Research shows that women suffer from pain conditions disproportionally compared to men. Johns Hopkins assistant professor of anesthesiology and critical care medicine and pain specialist Dr. Paul Christo tells me that women represent 72% of chronic pain sufferers. Migraine headaches and fibromyalgia are more common in women; women report more serious, more frequent, and longer lasting pain, and too many women are given antidepressants and tranquilizers when they report pain. Pain is often undertreated which results in needless suffering for millions of people.

Chronic pain affects a staggering 25% or more of the population and continues to cause distressing symptoms for many years. Very few patients with persistent pain have access to a pain specialist, and those who gain access report that treatments are underutilized and often fraught with barriers.

My daughter was fortunate. The pain was quickly controlled. For others, however, it’s good to know that there are pain specialists at Hopkins.


Monday, March 22, 2010

Medical School Credentials

No, I didn’t go to medical school. I haven’t taken medical boards. Probably the last formal science courses I took were 9th biology and 10th grade chemistry. Graduate school focused on health care and research. Yet, because I manage the Johns Hopkins Medicine annual women’s health conference--A Woman's Journey--and am fortunate enough to interact with some of the world’s leading physicians, my family, friends and their friends call me for medical advice.

Weekly, I field telephone calls and emails: How should they treat a growing list of ailments? Which treatment option has better outcomes? Who is the best expert? How many international units of Vitamin D should they take? Should pathology reports be overread? or Does a patient need a second opinion? Many times I am able to confidently refer friends to the right specialist. Most times I remind them of the shortcomings of my “medical education.” And, always, I urge them to attend A Woman’s Journey so they can learn and personally question the real experts.

Before the conference in November, sign up for the Woman’s Journey monthly e-mail which contains reports of relevant medical advances from Hopkins. It’s a good way to learn about health care hopefully before we need it. Take it from me; this is good advice.


Sunday, February 7, 2010

Your Opinion Matters

This is the time of year I enjoy most. Not because of the snow, for sure. Rather I find it satisfying to identify the topics for the forthcoming A Woman's Journey and begin to interview faculty members about their specialties.

Each year women ask how we select the health topics offered at the Johns Hopkins Medicine women's health conference. The answer is simple. We survey women like you and ask you to identify the health issues that are of greatest concern to you. So I ask for your help.

If you haven't already, please go to the Woman's Journey website ( and take the brief survey. It takes just a few minutes to scan through the list of potential seminar topics and indicate those of interest to you. The results will guide our decisions as I outline the program for next winter.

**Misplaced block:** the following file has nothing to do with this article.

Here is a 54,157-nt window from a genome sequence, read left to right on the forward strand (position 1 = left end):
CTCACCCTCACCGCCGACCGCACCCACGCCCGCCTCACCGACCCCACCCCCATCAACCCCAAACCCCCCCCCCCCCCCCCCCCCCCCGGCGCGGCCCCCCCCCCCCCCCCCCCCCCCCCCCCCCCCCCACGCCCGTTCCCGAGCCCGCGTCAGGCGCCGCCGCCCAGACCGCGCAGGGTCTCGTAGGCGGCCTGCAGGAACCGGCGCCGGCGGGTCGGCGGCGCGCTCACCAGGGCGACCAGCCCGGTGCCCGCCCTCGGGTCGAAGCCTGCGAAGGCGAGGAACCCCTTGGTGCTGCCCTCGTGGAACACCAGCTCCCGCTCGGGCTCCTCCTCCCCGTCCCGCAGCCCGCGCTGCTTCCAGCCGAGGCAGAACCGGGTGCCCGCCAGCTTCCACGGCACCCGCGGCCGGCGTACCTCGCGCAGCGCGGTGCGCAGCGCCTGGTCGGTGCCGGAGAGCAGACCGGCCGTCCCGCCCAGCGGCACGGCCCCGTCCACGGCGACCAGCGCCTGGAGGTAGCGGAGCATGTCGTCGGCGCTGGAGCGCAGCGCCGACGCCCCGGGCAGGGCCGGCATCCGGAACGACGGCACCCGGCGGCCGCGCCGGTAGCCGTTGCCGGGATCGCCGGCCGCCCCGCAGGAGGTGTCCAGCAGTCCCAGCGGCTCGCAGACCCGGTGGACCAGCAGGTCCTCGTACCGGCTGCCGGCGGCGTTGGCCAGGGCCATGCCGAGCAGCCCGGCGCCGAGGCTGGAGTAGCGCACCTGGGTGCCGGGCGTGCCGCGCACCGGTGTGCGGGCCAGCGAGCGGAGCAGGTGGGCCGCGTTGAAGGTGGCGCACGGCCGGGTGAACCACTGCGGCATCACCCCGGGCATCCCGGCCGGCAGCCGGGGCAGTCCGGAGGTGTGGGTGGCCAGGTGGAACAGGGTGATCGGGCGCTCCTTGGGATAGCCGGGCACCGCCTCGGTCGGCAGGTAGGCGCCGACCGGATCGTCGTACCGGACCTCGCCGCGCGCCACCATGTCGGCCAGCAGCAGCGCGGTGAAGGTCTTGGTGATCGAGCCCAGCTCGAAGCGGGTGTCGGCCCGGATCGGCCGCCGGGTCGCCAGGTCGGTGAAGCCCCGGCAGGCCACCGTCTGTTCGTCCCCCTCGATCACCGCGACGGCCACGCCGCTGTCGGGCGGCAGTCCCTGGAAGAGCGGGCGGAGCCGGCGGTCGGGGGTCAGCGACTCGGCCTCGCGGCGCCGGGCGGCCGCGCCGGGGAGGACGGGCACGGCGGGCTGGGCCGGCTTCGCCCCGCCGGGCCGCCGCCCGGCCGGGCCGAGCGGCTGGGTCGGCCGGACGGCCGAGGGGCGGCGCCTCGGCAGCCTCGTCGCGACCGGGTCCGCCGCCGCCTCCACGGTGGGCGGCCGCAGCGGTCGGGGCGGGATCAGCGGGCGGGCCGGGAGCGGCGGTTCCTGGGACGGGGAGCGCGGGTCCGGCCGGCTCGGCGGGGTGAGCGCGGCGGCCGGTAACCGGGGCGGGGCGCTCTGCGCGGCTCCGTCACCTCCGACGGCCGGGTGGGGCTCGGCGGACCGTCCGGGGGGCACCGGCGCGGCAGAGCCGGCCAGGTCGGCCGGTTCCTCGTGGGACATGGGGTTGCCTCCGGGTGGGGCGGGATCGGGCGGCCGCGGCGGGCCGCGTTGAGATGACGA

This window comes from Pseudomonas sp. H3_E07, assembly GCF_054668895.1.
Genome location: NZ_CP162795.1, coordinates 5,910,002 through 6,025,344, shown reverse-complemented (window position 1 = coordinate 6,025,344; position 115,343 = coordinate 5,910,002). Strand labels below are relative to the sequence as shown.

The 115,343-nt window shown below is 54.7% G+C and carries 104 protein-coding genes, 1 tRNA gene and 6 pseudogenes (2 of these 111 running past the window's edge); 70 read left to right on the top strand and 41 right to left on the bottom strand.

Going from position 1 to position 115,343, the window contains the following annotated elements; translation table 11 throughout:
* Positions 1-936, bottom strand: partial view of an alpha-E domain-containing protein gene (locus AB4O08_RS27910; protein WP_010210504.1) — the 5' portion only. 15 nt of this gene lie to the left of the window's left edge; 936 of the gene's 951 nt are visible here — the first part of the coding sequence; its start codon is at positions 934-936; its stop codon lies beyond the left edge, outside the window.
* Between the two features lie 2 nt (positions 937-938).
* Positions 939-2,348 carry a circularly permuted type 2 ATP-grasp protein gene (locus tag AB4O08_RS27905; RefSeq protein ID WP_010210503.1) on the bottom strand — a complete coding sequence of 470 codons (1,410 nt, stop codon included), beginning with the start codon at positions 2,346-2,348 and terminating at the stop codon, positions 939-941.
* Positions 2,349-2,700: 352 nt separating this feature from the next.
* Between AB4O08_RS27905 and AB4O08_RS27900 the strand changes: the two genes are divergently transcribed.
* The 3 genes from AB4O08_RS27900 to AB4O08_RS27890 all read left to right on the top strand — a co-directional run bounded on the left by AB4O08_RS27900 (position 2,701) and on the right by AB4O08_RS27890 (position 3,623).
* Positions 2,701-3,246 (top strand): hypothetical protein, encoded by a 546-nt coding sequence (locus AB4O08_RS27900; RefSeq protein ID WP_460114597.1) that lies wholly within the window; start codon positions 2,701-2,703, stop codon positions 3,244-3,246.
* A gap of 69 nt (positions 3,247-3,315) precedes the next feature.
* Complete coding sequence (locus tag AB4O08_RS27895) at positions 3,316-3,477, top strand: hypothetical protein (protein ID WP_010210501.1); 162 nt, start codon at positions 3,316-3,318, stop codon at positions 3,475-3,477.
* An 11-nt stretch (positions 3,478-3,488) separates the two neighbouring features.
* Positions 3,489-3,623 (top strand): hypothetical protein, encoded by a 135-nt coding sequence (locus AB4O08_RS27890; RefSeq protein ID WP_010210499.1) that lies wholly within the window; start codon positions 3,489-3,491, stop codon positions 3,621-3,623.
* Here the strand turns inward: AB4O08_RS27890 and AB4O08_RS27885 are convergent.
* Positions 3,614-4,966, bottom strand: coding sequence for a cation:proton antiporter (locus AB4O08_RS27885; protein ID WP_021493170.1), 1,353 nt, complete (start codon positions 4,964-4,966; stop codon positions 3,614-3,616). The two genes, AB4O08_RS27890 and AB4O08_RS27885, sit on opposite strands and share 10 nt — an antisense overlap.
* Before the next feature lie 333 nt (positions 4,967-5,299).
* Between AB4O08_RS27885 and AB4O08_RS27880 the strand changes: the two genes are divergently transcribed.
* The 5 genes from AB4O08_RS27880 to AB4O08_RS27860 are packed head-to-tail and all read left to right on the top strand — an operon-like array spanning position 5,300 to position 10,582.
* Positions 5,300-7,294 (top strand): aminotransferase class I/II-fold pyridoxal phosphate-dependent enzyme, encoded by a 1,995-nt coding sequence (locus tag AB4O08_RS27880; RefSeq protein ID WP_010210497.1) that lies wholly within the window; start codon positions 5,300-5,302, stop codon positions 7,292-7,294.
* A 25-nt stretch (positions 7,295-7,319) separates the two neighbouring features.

Your opinion really does matter.


Monday, February 1, 2010

Sunshine and Inspiration

After months of planning, the staff and I were finally departing for south Florida to bring A Woman's Journey to women in Palm Beach and Naples. When the captain informed us that we would sit on the tarmac for 30 minutes, I turned on my phone and found a message from Lillie Shockney, the scheduled keynote speaker for A Woman's Journey Palm Beach. Lillie had food poisoning and would not make the conference. I looked around at the other passengers and spotted some Hopkins colleagues. By the time we took off, we had invited the new president of the Johns Hopkins University to be a keynote speaker.

Ron Daniels, who had been installed in the fall as JHU's 14 president, was amazing. I am so grateful that he was willing to speak about the university and his self-described walk-abouts throughout Johns Hopkins. In particular, President Daniels described his tour of The Johns Hopkins Hospital operating rooms and the opportunity to witness a Whipple procedure. The Whipple is a surgical procedure that was developed to remove pancreatic and other GI tumors. According to President Daniels, when Johns Hopkins surgeon Dr. John Cameron began his career, the mortality rate from the surgery was nearly 30 percent. Since then Dr. Cameron has worked to improve the Whipple procedure and reduce the mortality rate to nearly 1%. Just days after observing this procedure, President Daniels was diagnosed with a rare type of tumor in the intestine. As we all learned, the tumor was removed through a Whipple procedure. Fortunately, President Daniels' prognosis is excellent.

The presentation was a most inspiring conclusion to a terrific Woman's Journey in Palm Beach. Surely we will return next year. I hope those of you living in south Florida will join us.